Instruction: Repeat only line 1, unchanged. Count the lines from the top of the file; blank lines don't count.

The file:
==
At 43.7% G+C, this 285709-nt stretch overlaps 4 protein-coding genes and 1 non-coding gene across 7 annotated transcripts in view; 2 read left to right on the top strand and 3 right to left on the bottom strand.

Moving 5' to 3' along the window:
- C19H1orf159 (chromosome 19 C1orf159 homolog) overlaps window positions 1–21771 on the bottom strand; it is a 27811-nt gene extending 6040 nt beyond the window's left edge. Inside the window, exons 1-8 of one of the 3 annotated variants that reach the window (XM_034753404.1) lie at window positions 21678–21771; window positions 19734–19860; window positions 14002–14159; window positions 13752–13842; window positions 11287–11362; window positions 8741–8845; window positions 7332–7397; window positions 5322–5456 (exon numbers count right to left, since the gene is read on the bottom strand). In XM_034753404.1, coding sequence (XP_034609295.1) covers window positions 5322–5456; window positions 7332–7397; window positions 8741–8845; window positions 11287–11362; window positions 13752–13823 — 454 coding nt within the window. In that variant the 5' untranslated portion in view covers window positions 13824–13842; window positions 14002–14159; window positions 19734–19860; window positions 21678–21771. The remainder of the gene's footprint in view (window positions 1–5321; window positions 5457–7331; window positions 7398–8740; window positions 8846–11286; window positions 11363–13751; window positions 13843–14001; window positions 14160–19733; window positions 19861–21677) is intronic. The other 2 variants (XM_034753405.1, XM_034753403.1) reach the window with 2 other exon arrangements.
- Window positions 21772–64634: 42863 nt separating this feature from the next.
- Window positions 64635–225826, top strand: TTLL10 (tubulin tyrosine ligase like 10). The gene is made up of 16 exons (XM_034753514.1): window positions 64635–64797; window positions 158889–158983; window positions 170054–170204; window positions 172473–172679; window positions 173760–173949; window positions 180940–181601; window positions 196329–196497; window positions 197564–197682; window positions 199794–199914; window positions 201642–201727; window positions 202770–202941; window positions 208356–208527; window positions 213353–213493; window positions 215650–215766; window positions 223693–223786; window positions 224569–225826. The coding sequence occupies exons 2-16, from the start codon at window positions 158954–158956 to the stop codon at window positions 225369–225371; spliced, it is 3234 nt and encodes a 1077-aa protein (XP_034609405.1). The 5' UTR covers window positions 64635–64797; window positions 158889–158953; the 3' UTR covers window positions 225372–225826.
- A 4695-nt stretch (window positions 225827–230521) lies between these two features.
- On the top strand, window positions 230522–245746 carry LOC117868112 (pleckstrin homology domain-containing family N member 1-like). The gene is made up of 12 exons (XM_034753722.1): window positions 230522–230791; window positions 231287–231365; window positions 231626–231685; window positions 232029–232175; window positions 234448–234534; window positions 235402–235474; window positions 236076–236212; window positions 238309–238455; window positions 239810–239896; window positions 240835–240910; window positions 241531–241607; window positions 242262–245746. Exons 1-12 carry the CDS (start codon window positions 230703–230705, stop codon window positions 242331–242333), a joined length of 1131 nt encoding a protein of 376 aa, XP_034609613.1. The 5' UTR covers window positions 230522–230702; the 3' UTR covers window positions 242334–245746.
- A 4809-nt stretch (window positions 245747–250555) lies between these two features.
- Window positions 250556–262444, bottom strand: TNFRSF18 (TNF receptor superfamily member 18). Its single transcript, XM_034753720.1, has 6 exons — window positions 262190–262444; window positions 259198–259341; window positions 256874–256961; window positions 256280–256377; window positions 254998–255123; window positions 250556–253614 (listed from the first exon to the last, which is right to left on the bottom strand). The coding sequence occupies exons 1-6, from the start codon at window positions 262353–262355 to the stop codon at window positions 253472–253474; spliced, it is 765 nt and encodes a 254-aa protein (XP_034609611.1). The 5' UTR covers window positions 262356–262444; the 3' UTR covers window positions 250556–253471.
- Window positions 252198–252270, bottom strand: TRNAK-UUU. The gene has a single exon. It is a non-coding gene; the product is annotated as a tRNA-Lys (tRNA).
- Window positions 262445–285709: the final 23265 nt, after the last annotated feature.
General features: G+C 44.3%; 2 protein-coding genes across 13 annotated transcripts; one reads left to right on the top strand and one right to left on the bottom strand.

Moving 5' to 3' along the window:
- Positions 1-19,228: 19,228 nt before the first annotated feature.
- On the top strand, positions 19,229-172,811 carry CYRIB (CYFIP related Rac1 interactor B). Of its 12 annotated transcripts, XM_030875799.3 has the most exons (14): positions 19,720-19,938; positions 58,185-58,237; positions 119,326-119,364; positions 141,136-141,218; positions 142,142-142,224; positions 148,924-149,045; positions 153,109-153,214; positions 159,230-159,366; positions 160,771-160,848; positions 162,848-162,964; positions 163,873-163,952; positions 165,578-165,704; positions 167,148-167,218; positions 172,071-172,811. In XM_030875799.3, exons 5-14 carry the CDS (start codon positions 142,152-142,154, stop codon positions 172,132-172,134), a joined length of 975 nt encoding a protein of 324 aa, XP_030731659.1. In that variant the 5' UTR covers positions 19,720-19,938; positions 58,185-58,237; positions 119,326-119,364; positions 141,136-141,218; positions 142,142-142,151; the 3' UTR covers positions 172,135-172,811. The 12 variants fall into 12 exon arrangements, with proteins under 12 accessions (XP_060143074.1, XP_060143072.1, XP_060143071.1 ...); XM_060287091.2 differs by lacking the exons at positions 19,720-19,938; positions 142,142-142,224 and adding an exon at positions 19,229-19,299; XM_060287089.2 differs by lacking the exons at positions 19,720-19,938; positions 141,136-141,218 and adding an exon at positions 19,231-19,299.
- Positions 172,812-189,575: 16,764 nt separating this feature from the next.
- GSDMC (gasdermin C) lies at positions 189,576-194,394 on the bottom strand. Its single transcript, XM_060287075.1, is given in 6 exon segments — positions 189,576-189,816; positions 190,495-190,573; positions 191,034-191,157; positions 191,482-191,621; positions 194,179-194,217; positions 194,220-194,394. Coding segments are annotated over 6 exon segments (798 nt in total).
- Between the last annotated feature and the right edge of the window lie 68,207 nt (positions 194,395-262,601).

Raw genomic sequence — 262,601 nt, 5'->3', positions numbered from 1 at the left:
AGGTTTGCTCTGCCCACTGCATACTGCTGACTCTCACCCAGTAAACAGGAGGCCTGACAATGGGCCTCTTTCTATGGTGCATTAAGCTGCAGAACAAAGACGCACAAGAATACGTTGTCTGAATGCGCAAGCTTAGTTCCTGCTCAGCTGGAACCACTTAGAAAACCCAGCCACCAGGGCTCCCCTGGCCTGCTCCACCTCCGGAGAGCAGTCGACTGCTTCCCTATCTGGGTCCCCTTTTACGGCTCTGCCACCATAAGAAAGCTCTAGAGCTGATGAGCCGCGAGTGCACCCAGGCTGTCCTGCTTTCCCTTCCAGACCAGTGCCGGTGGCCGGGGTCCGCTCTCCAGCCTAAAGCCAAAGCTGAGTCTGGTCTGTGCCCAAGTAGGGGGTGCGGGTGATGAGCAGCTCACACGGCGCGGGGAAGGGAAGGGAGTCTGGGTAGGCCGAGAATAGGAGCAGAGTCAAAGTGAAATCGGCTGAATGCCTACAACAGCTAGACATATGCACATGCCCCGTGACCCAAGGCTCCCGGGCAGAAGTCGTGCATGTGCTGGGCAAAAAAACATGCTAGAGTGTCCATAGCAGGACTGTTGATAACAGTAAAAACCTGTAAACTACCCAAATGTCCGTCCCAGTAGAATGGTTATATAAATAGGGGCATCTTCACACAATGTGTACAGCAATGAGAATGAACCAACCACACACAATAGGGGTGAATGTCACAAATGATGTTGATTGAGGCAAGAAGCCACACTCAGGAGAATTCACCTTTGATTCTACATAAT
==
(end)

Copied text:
At 43.7% G+C, this 285709-nt stretch overlaps 4 protein-coding genes and 1 non-coding gene across 7 annotated transcripts in view; 2 read left to right on the top strand and 3 right to left on the bottom strand.